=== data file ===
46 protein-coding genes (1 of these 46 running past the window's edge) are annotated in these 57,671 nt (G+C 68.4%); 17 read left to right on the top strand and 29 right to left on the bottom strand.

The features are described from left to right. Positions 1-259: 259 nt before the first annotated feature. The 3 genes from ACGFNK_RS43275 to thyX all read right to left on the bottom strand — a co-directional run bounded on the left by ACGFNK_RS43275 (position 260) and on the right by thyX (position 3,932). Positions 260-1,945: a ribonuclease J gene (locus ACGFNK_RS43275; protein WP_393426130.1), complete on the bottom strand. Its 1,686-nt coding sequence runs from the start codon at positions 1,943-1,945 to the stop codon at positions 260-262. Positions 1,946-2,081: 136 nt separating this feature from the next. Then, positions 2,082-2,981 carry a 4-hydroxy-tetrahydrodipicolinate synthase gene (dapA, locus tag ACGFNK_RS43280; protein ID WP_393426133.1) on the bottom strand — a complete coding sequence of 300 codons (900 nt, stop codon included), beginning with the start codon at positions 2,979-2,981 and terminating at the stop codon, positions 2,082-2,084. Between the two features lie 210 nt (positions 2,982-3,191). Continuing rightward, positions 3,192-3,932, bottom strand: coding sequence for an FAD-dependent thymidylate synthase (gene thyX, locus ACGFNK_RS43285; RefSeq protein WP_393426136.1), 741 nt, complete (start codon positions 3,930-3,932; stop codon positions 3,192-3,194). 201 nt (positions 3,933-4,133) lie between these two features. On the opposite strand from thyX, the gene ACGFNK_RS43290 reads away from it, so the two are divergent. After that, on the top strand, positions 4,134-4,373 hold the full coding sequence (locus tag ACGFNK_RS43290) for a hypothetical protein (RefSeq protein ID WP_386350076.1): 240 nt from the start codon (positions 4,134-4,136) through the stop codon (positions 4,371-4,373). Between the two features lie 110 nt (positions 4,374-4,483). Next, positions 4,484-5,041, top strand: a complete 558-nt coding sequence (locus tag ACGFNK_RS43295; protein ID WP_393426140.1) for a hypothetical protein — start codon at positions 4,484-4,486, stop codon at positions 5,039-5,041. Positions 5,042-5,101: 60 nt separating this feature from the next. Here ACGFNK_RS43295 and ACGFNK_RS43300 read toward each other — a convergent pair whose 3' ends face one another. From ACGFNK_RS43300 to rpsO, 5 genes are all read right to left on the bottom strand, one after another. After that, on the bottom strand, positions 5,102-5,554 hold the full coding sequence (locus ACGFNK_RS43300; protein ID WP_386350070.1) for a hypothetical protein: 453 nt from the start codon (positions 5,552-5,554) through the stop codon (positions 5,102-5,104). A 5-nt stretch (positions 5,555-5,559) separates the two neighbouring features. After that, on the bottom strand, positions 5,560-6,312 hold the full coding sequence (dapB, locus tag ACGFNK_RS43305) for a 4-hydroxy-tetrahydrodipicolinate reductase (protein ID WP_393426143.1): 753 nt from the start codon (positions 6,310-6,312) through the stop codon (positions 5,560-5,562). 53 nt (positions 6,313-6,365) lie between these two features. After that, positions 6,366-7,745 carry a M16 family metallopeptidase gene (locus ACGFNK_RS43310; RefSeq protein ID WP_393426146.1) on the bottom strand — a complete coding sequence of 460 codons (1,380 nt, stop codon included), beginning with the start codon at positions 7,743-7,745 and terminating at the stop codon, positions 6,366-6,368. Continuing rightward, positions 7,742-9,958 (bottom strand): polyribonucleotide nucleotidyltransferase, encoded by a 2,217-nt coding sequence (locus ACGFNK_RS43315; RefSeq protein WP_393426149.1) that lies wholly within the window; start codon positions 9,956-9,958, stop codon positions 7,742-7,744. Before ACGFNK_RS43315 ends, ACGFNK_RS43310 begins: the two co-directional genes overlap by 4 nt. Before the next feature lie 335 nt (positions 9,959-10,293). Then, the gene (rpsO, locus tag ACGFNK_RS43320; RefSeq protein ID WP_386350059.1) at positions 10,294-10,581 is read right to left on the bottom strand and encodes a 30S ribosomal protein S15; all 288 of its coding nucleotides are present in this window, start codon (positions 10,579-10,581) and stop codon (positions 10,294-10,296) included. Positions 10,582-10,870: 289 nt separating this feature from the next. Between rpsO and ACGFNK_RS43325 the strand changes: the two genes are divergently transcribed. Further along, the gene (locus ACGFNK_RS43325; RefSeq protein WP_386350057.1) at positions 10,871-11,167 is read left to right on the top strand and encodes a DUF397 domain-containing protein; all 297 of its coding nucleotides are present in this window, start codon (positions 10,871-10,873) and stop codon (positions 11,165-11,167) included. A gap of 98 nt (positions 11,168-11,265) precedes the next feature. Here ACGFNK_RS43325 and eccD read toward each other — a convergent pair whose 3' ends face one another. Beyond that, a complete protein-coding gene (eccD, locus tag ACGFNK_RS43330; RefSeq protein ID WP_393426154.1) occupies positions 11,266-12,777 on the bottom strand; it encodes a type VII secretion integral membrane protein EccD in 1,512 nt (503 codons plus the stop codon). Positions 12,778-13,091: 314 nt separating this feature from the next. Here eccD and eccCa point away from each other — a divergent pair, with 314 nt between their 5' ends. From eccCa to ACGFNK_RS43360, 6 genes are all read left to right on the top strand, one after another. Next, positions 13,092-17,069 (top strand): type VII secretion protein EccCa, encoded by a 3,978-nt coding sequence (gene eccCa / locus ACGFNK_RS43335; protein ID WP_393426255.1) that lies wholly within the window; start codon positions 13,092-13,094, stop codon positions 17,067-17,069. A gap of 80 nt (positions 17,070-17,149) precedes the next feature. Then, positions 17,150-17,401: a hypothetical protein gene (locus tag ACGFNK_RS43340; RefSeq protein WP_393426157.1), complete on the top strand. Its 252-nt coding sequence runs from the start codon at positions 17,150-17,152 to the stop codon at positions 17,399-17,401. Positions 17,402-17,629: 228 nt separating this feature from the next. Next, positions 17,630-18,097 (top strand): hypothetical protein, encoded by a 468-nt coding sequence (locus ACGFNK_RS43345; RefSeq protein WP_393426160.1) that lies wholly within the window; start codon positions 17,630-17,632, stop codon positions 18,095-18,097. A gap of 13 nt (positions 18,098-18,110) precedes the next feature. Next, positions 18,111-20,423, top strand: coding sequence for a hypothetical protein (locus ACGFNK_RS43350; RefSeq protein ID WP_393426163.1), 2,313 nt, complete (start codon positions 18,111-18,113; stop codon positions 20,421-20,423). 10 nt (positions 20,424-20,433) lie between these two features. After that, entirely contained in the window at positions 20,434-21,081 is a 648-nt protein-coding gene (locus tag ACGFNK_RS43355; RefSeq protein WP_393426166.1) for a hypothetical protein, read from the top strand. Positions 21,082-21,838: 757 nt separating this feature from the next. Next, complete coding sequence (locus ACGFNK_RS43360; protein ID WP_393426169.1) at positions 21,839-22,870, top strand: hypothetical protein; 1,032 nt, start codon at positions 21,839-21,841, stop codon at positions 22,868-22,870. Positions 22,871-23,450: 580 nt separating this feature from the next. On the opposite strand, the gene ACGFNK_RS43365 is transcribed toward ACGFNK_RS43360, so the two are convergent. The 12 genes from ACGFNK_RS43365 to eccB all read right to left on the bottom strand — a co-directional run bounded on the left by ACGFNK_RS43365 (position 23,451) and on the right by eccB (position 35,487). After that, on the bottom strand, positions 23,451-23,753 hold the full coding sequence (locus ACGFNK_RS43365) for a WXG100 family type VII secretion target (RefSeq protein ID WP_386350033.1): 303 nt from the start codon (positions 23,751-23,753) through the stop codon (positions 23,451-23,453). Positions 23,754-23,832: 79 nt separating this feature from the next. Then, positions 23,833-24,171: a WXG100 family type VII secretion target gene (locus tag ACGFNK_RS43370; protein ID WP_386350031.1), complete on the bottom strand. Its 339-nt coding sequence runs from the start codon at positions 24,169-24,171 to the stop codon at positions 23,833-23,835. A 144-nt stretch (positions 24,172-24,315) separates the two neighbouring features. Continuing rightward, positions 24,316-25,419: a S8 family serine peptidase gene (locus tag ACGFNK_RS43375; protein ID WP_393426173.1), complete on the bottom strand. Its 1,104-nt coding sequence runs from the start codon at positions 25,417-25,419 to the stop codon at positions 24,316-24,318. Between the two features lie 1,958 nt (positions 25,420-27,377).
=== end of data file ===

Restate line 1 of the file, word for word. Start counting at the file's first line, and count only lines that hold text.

46 protein-coding genes (1 of these 46 running past the window's edge) are annotated in these 57,671 nt (G+C 68.4%); 17 read left to right on the top strand and 29 right to left on the bottom strand.